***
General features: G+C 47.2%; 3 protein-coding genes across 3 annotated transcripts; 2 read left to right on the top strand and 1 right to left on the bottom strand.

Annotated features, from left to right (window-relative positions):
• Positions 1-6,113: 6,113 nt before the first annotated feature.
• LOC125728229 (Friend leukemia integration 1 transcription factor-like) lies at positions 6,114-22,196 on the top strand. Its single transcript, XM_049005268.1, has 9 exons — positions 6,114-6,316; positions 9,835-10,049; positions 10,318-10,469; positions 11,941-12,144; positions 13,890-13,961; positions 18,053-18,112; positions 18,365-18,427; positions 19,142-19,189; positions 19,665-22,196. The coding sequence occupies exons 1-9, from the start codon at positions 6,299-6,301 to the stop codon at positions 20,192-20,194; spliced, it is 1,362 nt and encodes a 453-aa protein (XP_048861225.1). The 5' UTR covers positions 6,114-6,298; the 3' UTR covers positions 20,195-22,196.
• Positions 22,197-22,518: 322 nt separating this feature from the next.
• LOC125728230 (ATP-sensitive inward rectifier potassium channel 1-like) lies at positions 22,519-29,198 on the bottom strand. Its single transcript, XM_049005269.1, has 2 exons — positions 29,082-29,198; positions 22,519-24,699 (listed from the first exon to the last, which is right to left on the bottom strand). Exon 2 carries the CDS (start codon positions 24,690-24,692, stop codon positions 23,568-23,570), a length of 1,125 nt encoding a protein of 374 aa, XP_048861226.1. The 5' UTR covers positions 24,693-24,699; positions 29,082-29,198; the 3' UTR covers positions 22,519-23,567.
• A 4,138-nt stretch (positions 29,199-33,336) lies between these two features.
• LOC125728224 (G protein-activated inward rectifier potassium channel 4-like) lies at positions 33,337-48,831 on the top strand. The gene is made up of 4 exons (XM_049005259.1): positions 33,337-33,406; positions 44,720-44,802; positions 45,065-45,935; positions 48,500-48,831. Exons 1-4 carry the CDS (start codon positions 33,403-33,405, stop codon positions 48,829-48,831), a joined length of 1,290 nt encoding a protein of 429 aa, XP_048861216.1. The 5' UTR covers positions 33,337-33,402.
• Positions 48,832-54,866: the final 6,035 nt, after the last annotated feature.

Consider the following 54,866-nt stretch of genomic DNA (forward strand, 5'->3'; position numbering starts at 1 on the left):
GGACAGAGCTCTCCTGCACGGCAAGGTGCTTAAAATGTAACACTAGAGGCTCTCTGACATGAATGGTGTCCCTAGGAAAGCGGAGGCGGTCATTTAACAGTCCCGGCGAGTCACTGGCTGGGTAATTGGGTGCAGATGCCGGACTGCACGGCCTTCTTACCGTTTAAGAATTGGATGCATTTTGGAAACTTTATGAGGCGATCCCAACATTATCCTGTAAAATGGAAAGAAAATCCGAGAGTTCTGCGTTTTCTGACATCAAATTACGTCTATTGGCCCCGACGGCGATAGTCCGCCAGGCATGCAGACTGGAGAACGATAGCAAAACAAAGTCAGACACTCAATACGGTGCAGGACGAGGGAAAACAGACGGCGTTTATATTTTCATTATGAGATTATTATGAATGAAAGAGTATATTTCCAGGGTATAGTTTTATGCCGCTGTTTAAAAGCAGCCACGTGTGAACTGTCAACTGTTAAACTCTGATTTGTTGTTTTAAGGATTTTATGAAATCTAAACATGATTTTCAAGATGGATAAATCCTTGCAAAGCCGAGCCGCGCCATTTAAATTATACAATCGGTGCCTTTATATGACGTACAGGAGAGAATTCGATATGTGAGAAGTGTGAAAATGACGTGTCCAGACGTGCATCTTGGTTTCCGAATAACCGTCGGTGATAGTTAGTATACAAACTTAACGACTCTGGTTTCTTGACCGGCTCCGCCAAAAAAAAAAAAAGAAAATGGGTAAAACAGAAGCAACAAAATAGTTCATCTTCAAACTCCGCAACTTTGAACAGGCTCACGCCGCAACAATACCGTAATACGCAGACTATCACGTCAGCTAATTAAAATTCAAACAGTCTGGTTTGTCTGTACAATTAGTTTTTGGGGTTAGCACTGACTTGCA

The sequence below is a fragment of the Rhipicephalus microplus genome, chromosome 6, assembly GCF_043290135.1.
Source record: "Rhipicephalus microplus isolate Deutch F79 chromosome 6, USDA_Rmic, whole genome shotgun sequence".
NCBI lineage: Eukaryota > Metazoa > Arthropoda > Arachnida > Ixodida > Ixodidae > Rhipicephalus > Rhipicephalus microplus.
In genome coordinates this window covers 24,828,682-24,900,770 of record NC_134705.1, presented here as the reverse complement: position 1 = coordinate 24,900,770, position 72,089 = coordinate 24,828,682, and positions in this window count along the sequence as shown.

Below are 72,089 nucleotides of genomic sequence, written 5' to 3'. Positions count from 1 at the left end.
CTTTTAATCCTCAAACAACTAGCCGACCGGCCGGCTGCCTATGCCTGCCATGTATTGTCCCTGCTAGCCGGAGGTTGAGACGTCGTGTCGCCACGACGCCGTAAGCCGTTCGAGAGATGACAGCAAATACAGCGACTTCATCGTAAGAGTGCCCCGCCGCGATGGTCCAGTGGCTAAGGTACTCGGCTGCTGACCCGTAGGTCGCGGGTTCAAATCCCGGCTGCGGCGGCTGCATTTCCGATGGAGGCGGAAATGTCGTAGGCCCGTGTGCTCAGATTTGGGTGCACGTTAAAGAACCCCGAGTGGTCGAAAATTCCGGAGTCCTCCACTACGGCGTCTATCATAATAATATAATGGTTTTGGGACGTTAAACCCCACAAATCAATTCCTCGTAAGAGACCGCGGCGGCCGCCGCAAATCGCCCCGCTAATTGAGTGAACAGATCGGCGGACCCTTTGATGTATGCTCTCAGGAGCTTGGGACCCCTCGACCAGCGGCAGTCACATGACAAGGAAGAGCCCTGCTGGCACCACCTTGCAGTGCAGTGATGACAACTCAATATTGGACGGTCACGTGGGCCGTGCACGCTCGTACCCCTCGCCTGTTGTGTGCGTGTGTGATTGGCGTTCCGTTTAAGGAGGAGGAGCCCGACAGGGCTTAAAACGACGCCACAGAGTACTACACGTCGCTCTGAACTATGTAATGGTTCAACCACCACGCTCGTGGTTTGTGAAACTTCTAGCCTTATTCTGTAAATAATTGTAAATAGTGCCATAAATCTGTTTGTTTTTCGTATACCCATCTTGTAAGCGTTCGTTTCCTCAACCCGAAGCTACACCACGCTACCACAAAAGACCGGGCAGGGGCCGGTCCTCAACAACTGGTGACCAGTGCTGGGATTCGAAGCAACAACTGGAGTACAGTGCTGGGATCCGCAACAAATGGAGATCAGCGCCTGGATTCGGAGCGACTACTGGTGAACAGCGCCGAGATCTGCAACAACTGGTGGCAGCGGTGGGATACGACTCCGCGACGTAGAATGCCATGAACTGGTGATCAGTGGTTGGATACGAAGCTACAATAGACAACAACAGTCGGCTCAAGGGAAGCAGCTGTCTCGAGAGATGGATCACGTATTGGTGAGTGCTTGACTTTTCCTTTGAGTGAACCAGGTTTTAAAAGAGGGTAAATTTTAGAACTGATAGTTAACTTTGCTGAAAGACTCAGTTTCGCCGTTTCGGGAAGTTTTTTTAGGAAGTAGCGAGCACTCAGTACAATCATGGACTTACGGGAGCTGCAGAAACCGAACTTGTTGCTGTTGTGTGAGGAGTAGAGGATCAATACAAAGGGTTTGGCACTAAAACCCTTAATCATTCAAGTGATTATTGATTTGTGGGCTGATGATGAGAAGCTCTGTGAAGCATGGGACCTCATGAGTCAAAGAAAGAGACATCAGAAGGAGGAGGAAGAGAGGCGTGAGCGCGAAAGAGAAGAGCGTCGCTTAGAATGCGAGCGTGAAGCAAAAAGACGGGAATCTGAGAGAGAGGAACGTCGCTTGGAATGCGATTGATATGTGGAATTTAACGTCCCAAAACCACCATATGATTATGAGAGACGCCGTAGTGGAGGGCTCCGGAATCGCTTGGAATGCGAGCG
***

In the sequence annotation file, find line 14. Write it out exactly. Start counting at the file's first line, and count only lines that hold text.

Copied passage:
NCBI lineage: Eukaryota > Metazoa > Arthropoda > Arachnida > Ixodida > Ixodidae > Rhipicephalus > Rhipicephalus microplus.